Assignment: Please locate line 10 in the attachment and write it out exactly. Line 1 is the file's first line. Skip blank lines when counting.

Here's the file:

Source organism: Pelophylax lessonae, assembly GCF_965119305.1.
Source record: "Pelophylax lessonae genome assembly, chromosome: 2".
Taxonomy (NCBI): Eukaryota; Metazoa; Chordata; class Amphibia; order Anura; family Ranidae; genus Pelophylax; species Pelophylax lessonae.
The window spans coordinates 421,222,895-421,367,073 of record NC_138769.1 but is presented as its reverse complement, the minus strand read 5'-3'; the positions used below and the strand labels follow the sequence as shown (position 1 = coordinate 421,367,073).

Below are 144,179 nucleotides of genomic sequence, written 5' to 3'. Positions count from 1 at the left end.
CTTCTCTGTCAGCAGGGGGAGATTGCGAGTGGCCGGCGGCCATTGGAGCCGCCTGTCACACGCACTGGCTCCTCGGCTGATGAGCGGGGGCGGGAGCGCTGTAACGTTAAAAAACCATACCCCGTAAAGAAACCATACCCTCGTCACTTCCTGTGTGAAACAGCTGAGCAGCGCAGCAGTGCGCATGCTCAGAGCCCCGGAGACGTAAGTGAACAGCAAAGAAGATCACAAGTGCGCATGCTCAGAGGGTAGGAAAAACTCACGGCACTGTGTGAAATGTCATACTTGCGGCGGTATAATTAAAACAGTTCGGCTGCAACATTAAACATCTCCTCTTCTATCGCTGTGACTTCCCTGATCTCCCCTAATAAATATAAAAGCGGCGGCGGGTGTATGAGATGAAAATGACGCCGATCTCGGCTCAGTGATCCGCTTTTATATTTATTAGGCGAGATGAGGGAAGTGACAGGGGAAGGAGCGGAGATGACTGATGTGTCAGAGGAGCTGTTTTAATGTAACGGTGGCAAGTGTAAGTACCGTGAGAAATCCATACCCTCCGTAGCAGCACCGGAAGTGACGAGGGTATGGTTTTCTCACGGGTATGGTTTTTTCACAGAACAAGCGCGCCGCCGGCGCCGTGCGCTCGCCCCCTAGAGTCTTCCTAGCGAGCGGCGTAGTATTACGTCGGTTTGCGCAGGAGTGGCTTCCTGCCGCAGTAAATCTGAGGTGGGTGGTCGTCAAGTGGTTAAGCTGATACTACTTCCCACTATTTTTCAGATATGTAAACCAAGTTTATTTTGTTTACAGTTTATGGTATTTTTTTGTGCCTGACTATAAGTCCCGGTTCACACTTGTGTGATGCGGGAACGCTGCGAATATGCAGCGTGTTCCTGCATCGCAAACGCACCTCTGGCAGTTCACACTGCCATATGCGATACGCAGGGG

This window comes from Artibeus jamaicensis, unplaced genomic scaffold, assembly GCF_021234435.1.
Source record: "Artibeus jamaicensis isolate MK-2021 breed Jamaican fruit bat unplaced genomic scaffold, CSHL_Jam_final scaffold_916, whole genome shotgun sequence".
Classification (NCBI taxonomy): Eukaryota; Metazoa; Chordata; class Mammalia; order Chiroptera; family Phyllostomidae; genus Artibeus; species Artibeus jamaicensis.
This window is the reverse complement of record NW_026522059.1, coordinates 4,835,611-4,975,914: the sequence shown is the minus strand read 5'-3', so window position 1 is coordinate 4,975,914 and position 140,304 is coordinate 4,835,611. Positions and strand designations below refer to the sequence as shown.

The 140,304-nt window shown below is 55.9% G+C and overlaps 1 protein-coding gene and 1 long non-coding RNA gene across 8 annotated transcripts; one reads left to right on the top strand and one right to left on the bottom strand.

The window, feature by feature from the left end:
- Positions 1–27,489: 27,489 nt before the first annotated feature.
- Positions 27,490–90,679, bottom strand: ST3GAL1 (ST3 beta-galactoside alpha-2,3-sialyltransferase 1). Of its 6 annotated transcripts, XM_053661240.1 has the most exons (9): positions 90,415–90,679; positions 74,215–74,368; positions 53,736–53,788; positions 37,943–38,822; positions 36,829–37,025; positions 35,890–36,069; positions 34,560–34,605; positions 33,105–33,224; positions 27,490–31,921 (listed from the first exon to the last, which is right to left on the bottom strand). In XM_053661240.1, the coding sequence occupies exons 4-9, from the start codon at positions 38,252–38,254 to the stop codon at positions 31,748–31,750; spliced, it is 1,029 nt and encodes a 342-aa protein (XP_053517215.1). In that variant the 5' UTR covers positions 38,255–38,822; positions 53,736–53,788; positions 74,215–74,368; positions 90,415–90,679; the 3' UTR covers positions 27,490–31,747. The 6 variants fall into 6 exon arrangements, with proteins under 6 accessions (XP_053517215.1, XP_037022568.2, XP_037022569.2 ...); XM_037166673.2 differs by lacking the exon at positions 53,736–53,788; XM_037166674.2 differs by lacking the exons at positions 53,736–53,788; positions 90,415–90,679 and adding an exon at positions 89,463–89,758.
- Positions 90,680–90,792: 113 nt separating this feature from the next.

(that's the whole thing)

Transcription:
This window is the reverse complement of record NW_026522059.1, coordinates 4,835,611-4,975,914: the sequence shown is the minus strand read 5'-3', so window position 1 is coordinate 4,975,914 and position 140,304 is coordinate 4,835,611. Positions and strand designations below refer to the sequence as shown.